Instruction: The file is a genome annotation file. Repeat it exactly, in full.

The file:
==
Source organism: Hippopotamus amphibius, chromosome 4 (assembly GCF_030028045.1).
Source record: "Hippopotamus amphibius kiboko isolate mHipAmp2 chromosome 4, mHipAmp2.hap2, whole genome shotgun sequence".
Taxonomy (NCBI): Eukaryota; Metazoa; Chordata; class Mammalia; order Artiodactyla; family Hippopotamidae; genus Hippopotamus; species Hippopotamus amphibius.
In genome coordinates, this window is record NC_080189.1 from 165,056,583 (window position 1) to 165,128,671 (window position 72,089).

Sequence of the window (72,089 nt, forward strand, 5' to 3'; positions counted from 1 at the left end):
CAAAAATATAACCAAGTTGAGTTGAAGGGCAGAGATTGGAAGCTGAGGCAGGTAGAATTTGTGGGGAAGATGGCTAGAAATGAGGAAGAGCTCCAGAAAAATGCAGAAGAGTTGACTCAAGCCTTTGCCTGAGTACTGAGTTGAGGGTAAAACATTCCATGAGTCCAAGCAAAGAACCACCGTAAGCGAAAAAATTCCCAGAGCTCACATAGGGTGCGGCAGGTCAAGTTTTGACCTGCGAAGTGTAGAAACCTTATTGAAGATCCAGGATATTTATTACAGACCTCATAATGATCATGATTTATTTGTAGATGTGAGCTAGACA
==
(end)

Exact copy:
Source organism: Hippopotamus amphibius, chromosome 4 (assembly GCF_030028045.1).
Source record: "Hippopotamus amphibius kiboko isolate mHipAmp2 chromosome 4, mHipAmp2.hap2, whole genome shotgun sequence".
Taxonomy (NCBI): Eukaryota; Metazoa; Chordata; class Mammalia; order Artiodactyla; family Hippopotamidae; genus Hippopotamus; species Hippopotamus amphibius.
In genome coordinates, this window is record NC_080189.1 from 165,056,583 (window position 1) to 165,128,671 (window position 72,089).

Sequence of the window (72,089 nt, forward strand, 5' to 3'; positions counted from 1 at the left end):
CAAAAATATAACCAAGTTGAGTTGAAGGGCAGAGATTGGAAGCTGAGGCAGGTAGAATTTGTGGGGAAGATGGCTAGAAATGAGGAAGAGCTCCAGAAAAATGCAGAAGAGTTGACTCAAGCCTTTGCCTGAGTACTGAGTTGAGGGTAAAACATTCCATGAGTCCAAGCAAAGAACCACCGTAAGCGAAAAAATTCCCAGAGCTCACATAGGGTGCGGCAGGTCAAGTTTTGACCTGCGAAGTGTAGAAACCTTATTGAAGATCCAGGATATTTATTACAGACCTCATAATGATCATGATTTATTTGTAGATGTGAGCTAGACA